Typical evening in Azerbaijan

Typical evening in Azerbaijan

The main road from Tbilisi to Baku runs across a wide flat plain, however, due to our insistence on embracing the Georgian wine region for Christmas (in hindsight, still a very fine idea) we were faced with the foothills of the High Caucasus on a more northerly route. On the second day in Azerbaijan we got the feeling that the 400(ish) km that we had to cover in order to reach Baku for NYE were going to be more challenging than we had anticipated. The day started off on a gravel road, which deteriorated quickly; becoming a hilly gravel road covered in quite large rocks, making progress at any reasonable speed virtually impossible. Luckily, the afternoon was a complete contrast, where we were overjoyed to find a main road (of sorts), with hard shoulder and a perfect decline to make sitting on 30km/h very easy; but just as we were getting used to that the decline mellowed and became a nasty incline. The incline lasted the best part of 6 km and took almost two hours to negotiate. This was to be the cycling story of our time in Azerbaijan; long stretches of down hill, punctuated with relatively short, sharp inclines, which made the day seem as though all you had been doing was climbing. To many this probably does not sound like a lot of fun but the scenery was breath taking and a real sense of achievement was felt at the end of each day.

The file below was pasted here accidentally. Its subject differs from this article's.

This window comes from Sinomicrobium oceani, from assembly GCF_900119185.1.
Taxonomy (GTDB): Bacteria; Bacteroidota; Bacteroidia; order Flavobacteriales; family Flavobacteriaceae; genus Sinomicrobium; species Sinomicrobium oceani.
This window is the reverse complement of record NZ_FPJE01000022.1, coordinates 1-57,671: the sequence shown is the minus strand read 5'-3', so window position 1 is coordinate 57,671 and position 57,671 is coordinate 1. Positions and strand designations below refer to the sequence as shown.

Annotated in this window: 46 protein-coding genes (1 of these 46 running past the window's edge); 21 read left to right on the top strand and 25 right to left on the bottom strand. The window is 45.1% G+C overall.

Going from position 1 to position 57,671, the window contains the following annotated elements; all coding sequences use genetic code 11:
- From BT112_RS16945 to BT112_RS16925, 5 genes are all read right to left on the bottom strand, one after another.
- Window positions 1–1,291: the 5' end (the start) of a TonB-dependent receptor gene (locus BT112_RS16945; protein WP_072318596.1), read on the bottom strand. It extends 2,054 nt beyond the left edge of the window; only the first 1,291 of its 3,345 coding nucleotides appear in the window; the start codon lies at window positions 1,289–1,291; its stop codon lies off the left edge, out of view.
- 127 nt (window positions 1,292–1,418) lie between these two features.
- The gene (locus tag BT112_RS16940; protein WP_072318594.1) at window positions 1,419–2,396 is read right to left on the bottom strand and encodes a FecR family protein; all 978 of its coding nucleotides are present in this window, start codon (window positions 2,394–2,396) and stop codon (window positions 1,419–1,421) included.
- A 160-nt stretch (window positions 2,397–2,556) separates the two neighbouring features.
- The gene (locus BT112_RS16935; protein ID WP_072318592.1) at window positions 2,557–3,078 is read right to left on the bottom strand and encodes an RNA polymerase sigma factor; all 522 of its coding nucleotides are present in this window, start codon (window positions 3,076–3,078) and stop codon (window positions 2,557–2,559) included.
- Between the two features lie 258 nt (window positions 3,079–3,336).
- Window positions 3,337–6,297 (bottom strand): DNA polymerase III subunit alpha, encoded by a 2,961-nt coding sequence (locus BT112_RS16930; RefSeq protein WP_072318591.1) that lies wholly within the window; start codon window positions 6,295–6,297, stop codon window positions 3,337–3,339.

Katie negotiating the gravel section. The photo does not do justice just how hard this was!

Katie negotiating the gravel section. The photo does not do justice just how hard this was!

We have had many fine travelling companions along the way; the Rhine, the Danube, and the Black Sea to name but a few, but without a doubt our favourite companion thus far has been the High Caucasus. Every time we had to dig deep and think we were about to crack we would round a corner or summit a slight rise and there the High Caucasus would be ever mocking us, ever inspiring us. The enormous rock walls, the wide open flood plains, the jagged peaks, the enormous sky filled with all imaginable hues of blue and the clouds dancing on the wind were truly remarkable. We will miss these mountains, but feel incredibly lucky to have travelled with them as ever-present sentinels, if even for only a short time.

The High Caucasus, our travelling companion

Our travelling companion